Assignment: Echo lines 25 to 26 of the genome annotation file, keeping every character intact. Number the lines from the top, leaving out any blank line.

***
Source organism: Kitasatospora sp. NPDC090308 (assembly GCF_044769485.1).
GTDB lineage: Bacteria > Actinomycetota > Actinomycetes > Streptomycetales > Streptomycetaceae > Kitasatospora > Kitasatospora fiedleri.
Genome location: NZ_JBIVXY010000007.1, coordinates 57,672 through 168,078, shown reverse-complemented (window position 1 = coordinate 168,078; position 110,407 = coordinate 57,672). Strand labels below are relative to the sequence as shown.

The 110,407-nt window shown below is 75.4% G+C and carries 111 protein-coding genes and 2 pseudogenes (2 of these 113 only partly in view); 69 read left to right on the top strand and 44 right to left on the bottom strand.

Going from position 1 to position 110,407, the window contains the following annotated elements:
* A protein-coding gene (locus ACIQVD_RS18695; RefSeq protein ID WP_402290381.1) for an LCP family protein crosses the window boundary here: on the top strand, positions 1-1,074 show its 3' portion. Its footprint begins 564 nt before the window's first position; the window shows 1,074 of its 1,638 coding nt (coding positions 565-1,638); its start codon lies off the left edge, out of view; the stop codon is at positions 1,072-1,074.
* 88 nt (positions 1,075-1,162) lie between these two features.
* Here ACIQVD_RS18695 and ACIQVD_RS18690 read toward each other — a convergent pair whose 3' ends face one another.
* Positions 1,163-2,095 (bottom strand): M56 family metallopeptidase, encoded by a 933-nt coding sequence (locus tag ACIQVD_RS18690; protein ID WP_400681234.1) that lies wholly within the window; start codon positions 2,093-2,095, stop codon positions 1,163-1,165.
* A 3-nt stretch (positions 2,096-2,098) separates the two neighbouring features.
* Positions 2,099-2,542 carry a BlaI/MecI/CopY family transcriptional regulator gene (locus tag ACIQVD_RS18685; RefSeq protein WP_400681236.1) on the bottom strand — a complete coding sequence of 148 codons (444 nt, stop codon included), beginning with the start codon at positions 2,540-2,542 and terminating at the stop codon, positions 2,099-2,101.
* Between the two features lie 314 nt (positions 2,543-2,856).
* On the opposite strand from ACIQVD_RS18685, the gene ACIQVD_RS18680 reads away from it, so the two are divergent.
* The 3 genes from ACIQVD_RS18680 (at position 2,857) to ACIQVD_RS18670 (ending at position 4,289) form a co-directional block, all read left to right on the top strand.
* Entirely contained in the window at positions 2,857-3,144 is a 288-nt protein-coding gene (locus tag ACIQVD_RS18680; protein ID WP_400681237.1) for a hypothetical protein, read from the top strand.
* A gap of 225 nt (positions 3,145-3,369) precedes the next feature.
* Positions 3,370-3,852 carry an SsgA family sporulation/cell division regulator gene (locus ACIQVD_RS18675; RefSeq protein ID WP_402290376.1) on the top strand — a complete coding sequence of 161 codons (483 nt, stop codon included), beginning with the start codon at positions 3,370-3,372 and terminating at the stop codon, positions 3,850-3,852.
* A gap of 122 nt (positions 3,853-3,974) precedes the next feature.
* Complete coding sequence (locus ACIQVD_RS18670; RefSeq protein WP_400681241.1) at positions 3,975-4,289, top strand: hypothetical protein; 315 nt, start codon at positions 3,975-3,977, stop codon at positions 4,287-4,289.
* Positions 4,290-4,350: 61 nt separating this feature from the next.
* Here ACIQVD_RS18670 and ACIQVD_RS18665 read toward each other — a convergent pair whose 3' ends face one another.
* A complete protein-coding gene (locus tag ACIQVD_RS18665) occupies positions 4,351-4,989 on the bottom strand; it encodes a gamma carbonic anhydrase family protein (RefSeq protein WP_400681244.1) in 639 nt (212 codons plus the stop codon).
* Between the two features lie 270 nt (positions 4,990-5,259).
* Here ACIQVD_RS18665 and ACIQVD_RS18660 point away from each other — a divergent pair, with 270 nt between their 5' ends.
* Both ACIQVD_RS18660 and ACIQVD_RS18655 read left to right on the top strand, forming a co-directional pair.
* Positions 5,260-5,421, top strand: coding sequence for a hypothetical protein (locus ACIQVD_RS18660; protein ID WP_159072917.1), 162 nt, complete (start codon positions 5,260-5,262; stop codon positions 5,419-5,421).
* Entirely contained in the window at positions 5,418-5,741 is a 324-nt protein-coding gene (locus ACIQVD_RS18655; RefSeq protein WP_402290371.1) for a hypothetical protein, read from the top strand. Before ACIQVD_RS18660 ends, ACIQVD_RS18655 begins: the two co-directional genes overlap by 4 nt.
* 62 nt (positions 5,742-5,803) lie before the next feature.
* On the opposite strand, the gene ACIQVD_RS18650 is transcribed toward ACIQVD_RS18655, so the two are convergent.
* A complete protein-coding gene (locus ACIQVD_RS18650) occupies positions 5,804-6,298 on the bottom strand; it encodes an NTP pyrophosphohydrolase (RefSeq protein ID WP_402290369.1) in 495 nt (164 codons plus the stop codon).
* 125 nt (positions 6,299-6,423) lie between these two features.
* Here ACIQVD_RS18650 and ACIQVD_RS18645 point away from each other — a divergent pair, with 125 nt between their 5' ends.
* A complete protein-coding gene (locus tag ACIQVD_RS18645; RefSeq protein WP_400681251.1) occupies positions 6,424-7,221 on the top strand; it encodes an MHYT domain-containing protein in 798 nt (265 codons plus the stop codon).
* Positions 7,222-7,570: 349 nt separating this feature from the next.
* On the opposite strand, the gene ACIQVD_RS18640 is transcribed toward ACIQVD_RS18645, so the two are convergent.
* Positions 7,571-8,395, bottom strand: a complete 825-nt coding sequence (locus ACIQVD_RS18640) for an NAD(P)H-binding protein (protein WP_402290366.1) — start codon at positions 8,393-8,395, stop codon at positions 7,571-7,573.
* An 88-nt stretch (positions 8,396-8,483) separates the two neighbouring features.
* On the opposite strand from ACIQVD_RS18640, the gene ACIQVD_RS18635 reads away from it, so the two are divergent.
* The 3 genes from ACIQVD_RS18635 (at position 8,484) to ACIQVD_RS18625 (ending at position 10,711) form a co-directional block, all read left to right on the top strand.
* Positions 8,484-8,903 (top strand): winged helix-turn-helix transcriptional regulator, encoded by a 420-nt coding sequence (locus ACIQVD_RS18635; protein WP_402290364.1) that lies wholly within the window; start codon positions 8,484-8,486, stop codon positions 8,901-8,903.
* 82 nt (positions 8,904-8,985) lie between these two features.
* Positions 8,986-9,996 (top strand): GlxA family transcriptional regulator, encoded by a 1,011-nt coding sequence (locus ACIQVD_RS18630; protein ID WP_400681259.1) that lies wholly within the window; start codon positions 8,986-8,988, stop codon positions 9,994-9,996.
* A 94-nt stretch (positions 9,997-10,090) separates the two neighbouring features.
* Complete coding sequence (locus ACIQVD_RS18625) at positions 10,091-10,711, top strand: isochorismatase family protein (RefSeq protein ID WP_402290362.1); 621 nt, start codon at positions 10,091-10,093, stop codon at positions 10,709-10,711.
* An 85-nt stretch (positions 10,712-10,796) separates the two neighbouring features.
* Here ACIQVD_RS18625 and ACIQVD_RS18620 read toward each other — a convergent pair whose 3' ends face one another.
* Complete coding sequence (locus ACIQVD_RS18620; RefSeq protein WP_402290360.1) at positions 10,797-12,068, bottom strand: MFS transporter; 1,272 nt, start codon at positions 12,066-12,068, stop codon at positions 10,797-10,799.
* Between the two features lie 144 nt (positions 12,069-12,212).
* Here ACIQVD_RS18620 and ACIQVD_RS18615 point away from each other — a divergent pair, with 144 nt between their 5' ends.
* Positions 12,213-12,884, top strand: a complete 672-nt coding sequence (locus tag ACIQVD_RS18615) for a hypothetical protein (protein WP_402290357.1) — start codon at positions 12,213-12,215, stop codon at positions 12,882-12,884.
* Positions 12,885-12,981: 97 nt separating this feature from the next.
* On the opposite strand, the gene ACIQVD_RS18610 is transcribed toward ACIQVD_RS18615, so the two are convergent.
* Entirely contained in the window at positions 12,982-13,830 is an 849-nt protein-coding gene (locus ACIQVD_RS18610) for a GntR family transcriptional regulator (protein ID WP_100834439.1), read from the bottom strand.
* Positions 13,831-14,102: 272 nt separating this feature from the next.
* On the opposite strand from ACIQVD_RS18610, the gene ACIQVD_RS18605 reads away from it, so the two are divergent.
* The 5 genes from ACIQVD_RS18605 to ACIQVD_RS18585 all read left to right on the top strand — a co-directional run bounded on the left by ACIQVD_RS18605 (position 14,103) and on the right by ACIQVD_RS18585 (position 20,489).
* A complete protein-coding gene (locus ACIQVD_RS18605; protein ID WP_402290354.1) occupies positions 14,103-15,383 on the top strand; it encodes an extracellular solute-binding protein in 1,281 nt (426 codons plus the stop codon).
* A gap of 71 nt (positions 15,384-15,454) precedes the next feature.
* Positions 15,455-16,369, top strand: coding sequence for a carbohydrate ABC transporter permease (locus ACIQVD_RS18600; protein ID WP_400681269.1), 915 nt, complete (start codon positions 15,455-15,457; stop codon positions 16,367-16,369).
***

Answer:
* Both ACIQVD_RS18660 and ACIQVD_RS18655 read left to right on the top strand, forming a co-directional pair.
* Positions 5,260-5,421, top strand: coding sequence for a hypothetical protein (locus ACIQVD_RS18660; protein ID WP_159072917.1), 162 nt, complete (start codon positions 5,260-5,262; stop codon positions 5,419-5,421).